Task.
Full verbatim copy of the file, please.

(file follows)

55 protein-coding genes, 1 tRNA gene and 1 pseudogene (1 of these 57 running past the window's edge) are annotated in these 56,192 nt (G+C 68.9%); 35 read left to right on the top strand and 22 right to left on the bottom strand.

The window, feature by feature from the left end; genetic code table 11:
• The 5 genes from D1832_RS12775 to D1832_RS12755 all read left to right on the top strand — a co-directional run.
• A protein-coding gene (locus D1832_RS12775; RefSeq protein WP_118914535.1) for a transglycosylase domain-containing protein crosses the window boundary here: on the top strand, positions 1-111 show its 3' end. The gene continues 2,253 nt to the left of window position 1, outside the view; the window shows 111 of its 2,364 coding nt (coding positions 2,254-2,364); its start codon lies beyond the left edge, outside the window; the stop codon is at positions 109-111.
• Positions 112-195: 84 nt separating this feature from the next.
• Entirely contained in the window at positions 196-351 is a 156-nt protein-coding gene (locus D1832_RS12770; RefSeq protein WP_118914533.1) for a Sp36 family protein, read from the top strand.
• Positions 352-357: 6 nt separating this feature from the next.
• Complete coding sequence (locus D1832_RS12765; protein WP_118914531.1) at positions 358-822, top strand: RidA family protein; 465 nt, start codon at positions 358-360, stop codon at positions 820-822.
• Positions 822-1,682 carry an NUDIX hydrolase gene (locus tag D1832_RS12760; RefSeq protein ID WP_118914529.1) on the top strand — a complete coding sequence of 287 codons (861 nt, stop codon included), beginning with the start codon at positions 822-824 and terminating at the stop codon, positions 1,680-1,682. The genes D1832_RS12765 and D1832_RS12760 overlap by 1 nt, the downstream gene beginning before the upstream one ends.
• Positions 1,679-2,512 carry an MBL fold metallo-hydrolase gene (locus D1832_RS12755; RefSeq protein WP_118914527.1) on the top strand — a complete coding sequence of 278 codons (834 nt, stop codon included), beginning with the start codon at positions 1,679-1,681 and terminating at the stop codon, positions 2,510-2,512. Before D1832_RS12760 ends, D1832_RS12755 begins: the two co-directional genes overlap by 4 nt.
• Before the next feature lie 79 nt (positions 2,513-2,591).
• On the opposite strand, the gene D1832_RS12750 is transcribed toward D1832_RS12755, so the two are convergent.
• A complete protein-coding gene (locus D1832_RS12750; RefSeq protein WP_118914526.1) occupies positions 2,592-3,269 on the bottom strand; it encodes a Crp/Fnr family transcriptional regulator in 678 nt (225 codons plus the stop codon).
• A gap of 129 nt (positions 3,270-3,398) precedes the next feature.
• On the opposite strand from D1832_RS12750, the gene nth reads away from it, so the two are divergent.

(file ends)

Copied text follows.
55 protein-coding genes, 1 tRNA gene and 1 pseudogene (1 of these 57 running past the window's edge) are annotated in these 56,192 nt (G+C 68.9%); 35 read left to right on the top strand and 22 right to left on the bottom strand.

The window, feature by feature from the left end; genetic code table 11:
• The 5 genes from D1832_RS12775 to D1832_RS12755 all read left to right on the top strand — a co-directional run.
• A protein-coding gene (locus D1832_RS12775; RefSeq protein WP_118914535.1) for a transglycosylase domain-containing protein crosses the window boundary here: on the top strand, positions 1-111 show its 3' end. The gene continues 2,253 nt to the left of window position 1, outside the view; the window shows 111 of its 2,364 coding nt (coding positions 2,254-2,364); its start codon lies beyond the left edge, outside the window; the stop codon is at positions 109-111.
• Positions 112-195: 84 nt separating this feature from the next.
• Entirely contained in the window at positions 196-351 is a 156-nt protein-coding gene (locus D1832_RS12770; RefSeq protein WP_118914533.1) for a Sp36 family protein, read from the top strand.
• Positions 352-357: 6 nt separating this feature from the next.
• Complete coding sequence (locus D1832_RS12765; protein WP_118914531.1) at positions 358-822, top strand: RidA family protein; 465 nt, start codon at positions 358-360, stop codon at positions 820-822.
• Positions 822-1,682 carry an NUDIX hydrolase gene (locus tag D1832_RS12760; RefSeq protein ID WP_118914529.1) on the top strand — a complete coding sequence of 287 codons (861 nt, stop codon included), beginning with the start codon at positions 822-824 and terminating at the stop codon, positions 1,680-1,682. The genes D1832_RS12765 and D1832_RS12760 overlap by 1 nt, the downstream gene beginning before the upstream one ends.
• Positions 1,679-2,512 carry an MBL fold metallo-hydrolase gene (locus D1832_RS12755; RefSeq protein WP_118914527.1) on the top strand — a complete coding sequence of 278 codons (834 nt, stop codon included), beginning with the start codon at positions 1,679-1,681 and terminating at the stop codon, positions 2,510-2,512. Before D1832_RS12760 ends, D1832_RS12755 begins: the two co-directional genes overlap by 4 nt.
• Before the next feature lie 79 nt (positions 2,513-2,591).
• On the opposite strand, the gene D1832_RS12750 is transcribed toward D1832_RS12755, so the two are convergent.
• A complete protein-coding gene (locus D1832_RS12750; RefSeq protein WP_118914526.1) occupies positions 2,592-3,269 on the bottom strand; it encodes a Crp/Fnr family transcriptional regulator in 678 nt (225 codons plus the stop codon).
• A gap of 129 nt (positions 3,270-3,398) precedes the next feature.
• On the opposite strand from D1832_RS12750, the gene nth reads away from it, so the two are divergent.